deliberate use of leads and lags in warehousing by producers, distributors,
and industrial users, the slowing down of input or output at either end of
the production line. In recent times cutbacks in production quotas of
marketable goods (e.g., crude oil) were utilized for the same purpose with
dramatic effect. The Japanese import far more raw lumber from Canada than
they need for current consumption. Having treated the excess with an
impregnating solution, they sink it to the bottom of their mountain lakes.
The same applies to their import of coal. Hoarding energy-carriers is not
confined to energy-poor countries. The U.S. government is filling up disused
salt mines with crude oil. The supertanker construction boom of the 1970's
is another point proving the enormous increase in the propensity to hoard.
The supertankers were built as floating warehouses, not as efficient
carriers of crude oil. Futures and options trading has opened up new avenues
for the general public for participation in the hoarding-game.
There is a phenomenon for
which economists have failed to offer a satisfactory explanation. This is
the apparent linkage binding the long-term movement of the price level and
that of the rate of interest together. Apart from inevitable leads and lags,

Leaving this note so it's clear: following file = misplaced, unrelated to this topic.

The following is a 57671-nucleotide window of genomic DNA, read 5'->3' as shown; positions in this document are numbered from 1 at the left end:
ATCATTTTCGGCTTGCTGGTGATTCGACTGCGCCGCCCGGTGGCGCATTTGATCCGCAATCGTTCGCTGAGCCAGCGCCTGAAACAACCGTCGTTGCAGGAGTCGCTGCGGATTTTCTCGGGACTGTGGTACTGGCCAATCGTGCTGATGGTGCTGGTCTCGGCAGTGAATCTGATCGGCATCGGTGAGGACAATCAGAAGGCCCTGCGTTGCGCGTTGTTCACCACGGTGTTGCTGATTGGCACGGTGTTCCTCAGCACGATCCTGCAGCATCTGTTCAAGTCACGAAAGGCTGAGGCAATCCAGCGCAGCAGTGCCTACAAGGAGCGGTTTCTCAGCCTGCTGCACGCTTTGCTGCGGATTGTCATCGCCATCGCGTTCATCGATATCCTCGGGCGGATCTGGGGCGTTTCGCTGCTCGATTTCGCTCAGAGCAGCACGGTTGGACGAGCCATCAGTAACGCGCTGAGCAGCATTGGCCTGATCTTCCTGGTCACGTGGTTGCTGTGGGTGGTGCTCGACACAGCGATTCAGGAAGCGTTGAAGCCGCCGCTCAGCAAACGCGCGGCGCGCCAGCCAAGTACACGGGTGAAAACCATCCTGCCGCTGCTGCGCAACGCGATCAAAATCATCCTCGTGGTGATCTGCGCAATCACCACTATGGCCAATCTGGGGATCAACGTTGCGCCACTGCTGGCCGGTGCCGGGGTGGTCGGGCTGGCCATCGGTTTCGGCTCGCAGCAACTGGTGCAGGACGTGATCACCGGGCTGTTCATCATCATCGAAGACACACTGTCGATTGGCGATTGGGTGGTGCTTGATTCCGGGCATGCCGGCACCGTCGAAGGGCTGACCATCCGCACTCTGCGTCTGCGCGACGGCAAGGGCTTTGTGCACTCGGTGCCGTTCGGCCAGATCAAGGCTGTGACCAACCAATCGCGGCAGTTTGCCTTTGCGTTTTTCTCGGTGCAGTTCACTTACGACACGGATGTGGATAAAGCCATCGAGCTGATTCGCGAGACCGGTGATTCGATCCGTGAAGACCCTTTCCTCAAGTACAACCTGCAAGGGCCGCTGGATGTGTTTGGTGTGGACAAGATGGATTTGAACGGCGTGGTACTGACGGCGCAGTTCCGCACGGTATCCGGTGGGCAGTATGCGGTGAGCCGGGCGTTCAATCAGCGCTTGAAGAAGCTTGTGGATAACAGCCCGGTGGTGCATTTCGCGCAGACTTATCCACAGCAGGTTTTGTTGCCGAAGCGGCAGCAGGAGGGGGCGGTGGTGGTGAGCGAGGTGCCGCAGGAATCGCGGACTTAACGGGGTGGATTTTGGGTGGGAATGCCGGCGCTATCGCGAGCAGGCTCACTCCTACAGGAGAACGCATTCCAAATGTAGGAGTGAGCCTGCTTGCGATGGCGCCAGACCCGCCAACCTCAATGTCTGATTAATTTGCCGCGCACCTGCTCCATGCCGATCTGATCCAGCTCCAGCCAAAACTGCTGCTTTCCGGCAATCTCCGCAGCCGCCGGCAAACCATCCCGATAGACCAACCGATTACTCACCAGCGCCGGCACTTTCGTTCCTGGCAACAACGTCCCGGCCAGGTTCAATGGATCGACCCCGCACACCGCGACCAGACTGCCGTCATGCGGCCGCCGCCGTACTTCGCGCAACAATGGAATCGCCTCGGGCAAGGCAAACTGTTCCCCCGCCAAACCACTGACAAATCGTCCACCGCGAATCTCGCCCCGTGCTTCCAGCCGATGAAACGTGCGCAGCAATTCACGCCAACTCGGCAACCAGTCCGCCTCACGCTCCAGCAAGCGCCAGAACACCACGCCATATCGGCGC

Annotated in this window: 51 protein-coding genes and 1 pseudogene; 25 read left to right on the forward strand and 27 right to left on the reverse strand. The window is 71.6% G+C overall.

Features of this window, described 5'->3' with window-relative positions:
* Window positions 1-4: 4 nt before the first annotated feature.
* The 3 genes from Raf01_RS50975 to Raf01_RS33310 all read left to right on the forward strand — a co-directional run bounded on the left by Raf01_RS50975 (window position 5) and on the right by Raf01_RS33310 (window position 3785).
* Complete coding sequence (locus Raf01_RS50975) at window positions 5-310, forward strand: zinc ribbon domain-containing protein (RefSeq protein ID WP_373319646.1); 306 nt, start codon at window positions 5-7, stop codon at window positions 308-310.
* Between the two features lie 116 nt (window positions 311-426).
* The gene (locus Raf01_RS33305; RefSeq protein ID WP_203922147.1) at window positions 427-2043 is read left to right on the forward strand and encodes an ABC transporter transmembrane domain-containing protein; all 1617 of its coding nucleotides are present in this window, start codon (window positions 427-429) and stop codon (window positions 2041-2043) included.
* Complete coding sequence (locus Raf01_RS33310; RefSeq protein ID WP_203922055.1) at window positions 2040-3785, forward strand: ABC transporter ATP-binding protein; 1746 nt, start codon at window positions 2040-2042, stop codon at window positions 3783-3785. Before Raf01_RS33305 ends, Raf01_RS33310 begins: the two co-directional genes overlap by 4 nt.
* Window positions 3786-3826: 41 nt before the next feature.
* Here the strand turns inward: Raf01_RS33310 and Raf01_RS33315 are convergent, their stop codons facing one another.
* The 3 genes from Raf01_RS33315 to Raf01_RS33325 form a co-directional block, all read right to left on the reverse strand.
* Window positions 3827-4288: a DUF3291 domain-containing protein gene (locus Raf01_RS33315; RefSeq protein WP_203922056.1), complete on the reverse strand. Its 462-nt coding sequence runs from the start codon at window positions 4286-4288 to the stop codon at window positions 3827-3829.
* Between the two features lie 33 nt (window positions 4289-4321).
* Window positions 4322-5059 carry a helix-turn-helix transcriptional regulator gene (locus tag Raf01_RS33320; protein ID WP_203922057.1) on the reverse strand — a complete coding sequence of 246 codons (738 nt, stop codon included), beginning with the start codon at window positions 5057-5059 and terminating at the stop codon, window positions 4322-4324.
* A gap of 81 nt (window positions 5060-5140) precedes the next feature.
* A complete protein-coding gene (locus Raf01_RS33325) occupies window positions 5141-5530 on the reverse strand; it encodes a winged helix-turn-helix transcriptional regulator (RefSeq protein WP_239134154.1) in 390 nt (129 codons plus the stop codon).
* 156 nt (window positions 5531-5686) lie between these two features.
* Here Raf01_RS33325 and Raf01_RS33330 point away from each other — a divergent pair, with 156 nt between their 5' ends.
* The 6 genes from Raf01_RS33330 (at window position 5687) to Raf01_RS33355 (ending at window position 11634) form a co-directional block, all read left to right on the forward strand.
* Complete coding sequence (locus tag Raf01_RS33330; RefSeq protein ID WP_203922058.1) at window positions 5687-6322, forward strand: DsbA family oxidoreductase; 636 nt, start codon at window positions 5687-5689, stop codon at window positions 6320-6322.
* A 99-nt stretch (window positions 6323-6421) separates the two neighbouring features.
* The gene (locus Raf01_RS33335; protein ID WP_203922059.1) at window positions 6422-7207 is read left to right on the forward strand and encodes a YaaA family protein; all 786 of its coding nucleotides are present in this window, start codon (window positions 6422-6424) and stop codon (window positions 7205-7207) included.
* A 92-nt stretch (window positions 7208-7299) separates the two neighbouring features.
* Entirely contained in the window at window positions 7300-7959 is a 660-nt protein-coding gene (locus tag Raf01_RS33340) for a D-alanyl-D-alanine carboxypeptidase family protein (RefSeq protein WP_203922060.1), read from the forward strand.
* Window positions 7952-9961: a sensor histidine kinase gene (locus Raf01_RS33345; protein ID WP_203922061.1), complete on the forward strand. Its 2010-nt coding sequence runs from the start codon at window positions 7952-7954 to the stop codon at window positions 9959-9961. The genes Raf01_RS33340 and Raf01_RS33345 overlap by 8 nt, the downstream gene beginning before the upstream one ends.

the two appear to be linked: they always move together in the same direction
whether up or down. A host of excellent economic thinkers such as
Knut Wicksell, Wilhelm Ropke, Gottfried Haberler, and many others
who considered it, found the phenomenon 'puzzling'. Irving Fisher went
as far as saying that "it seems impossible to interpret [the linkage] as
representing an independent relationship with any rational basis". G. F.
Warren and F. Pearson in their 1935 book Gold and Prices claimed that
they have found the causal relationship explaining linkage. They asserted
that rising (falling) prices are the cause, and high (low) interest rates
are the effect. They argued that creditors notice the rise in the price
level and demand compensation from the debtors in the form of higher
1947 this reasoning was rejected by Gilbert E. Jackson. In his paper The
Rate of Interest he pointed out that linkage works in both direction:
sometimes the price level leads and the rate of interest lags, at other
times the other way around. Jackson summarized his comparison of British
wholesale prices and the yield on British consols for a period of over 150
years from 1782 to 1947 in the form of a chart (included at the end). In
order to iron out short-term fluctuations in the data-base due to the
business cycle and other factors, Jackson replaced the raw figures by
eleven-year moving averages. His chart shows the inflationary spiral as a
rising, and the deflationary spiral as a falling trend of the two curves.
Inflationary and deflationary spirals alternate. Sometimes prices lead, and
sometimes they lag behind the rate of interest. Neither Jackson, nor anyone
else who studied the phenomenon could offer a full theoretical explanation
for the linkage. The most they could say was that it appeared to be an
Our own explanation for the
linkage is as follows. Frustrated savers sell their bonds and put the
proceeds in commodities. Thus a rising price level can be characterized by
huge speculative money-flows from the bond market to the commodity market.
As bonds are sold, their prices fall, that is, the rate of interest rises,
together with the price level. But as soon as prices start to fall in